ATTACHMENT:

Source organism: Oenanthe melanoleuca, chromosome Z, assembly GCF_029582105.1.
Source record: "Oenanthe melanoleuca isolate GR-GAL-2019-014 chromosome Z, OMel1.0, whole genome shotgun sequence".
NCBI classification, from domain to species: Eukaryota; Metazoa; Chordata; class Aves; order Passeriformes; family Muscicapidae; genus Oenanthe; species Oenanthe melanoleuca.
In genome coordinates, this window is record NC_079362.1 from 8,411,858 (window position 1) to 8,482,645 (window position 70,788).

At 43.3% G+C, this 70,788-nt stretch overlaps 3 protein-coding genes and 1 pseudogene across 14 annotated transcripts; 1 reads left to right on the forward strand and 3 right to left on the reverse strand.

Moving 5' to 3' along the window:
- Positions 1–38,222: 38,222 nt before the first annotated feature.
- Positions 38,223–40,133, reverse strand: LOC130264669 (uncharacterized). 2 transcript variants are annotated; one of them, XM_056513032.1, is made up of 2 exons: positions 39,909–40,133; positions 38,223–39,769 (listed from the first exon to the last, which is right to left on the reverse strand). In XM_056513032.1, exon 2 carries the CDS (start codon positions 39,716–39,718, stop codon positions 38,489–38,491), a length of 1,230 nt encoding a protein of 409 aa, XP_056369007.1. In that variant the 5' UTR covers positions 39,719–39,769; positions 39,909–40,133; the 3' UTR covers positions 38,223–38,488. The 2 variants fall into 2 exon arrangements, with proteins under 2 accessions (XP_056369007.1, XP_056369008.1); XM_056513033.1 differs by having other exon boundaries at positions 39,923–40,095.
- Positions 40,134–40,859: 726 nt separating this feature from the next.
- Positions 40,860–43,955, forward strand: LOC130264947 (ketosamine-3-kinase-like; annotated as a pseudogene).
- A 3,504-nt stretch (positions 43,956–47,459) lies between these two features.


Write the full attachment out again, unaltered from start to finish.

Source organism: Oenanthe melanoleuca, chromosome Z, assembly GCF_029582105.1.
Source record: "Oenanthe melanoleuca isolate GR-GAL-2019-014 chromosome Z, OMel1.0, whole genome shotgun sequence".
NCBI classification, from domain to species: Eukaryota; Metazoa; Chordata; class Aves; order Passeriformes; family Muscicapidae; genus Oenanthe; species Oenanthe melanoleuca.
In genome coordinates, this window is record NC_079362.1 from 8,411,858 (window position 1) to 8,482,645 (window position 70,788).

At 43.3% G+C, this 70,788-nt stretch overlaps 3 protein-coding genes and 1 pseudogene across 14 annotated transcripts; 1 reads left to right on the forward strand and 3 right to left on the reverse strand.

Moving 5' to 3' along the window:
- Positions 1–38,222: 38,222 nt before the first annotated feature.
- Positions 38,223–40,133, reverse strand: LOC130264669 (uncharacterized). 2 transcript variants are annotated; one of them, XM_056513032.1, is made up of 2 exons: positions 39,909–40,133; positions 38,223–39,769 (listed from the first exon to the last, which is right to left on the reverse strand). In XM_056513032.1, exon 2 carries the CDS (start codon positions 39,716–39,718, stop codon positions 38,489–38,491), a length of 1,230 nt encoding a protein of 409 aa, XP_056369007.1. In that variant the 5' UTR covers positions 39,719–39,769; positions 39,909–40,133; the 3' UTR covers positions 38,223–38,488. The 2 variants fall into 2 exon arrangements, with proteins under 2 accessions (XP_056369007.1, XP_056369008.1); XM_056513033.1 differs by having other exon boundaries at positions 39,923–40,095.
- Positions 40,134–40,859: 726 nt separating this feature from the next.
- Positions 40,860–43,955, forward strand: LOC130264947 (ketosamine-3-kinase-like; annotated as a pseudogene).
- A 3,504-nt stretch (positions 43,956–47,459) lies between these two features.